Honorary President and Founder of ONTIER Ramón Hermosilla recently gave his first interview in over 50 years of professional activity. The interview by Fuera de Serie was published last December 31, thereby closing off the year with a journey through the professional life of Mr. Hermosilla, from his early days as an engineering student up until today.
Elena de Pita from the magazine Fuera de Serie, edited by Expansión, took charge of the interview and got to listen to Mr Ramón while he talked about some of Spain's highest profile cases, in which he himself took part as a Lawyer. Some of these cases were the defence of General Armada on February 23rd, the Matesa case, the Rumasa case, Cartera Central, Banesto, Ibercorp, the acquisition of Galerías Preciados and Mark&Spencer by El Corte Inglés, among others.
Elena Pita (EP): Which are the ethical dilemmas that arise when advocating a presumably guilty individual?
Ramón Hermosilla (RH): I've never judged the innocence nor the guiltiness of a client: that's up to the Court. My duty is to defend the correct application of Law in my advocated's case. If me myself I ever considered a client innocent or guilty, that belongs to my privacy, together with the obligation of professional secrecy. I can't find an ethical dilemma there. I stay faithful to the Constitution, to the Rule of Law and to my client, and I maintain professional secrecy even after death: I'm not writing my memoirs.
EP: Did you reject many cases?
RH: Of course I did.
EP: You state that remaining silent is the smartest choice for a lawyer dealing with the media, sticking to the obligation of professional secrecy. Jiménez Villarejo even compared professional secrecy with concealment, what was your response to that?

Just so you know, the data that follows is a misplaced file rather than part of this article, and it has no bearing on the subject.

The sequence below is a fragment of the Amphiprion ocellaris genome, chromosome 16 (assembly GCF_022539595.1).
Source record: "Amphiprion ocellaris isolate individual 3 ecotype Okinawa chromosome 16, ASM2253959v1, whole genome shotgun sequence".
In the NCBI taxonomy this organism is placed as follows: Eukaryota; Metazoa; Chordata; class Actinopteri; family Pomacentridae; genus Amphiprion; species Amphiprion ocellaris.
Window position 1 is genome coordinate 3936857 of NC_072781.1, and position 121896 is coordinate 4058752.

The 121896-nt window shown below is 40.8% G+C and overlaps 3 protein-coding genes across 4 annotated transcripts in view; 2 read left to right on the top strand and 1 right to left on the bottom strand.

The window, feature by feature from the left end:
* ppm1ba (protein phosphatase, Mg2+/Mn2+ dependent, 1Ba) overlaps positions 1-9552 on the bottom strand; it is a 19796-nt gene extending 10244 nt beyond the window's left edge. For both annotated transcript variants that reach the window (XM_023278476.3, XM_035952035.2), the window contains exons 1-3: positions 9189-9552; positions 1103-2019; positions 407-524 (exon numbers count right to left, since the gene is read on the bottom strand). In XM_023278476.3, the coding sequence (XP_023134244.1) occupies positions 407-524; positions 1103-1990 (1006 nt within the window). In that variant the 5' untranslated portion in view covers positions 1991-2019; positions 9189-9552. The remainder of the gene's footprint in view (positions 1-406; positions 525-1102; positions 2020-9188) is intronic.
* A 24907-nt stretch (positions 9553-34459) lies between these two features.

RH: The obligation of professional secrecy is directly linked to the legal profession and it remains in force during life and after death. I don't remember what he said specifically, but concealment stands for taking part on a crime and professional secrecy stands for not disclosing a client's secret.
EP: How many interviews have you given?
RH: Almost none, and all of them happened when leaving the Court and took no longer than 2 minutes.
EP: Do you think that the Judiciary is an independent branch in Spain? Would you support a reform so that it's no longer chosen by the Parliament?
RH: Independence is an attribute of people. Independence is an attribute of judges, not of systems, and I find judges quite independent: they deliberate consciously, taking into account the facts they know, forgetting about their opinions, and applying Law.
EP: You are known for solving disputes through dialogue, so can you think of a way to break the impasse of the current political situation at the country?
RH: They have to put the well-being of citizens ahead their own interests and their parties.
EP: Who will succeed you as a President?
RH: It already happened! Bernardo Gutiérrez de la Roza takes care of the business and international side and Pedro Rodero is ONTIER Spain's Managing Partner.
EP: I'm curious… did you want to be an opera singer?
RH: It was my dream on my last years of high school. I studied at the Ramiro de Maeztu high school and I used to sing in the choir of the Espíritu Santo church. A priest heard me singing an Ave María and he really liked it, so I started dreaming about becoming an opera singer. But then my music teacher in high school got that thought out of my mind. ''It's a really long road and you need economic means'', he said. ''But me, I love music and I hate noise'', concluded Ramón.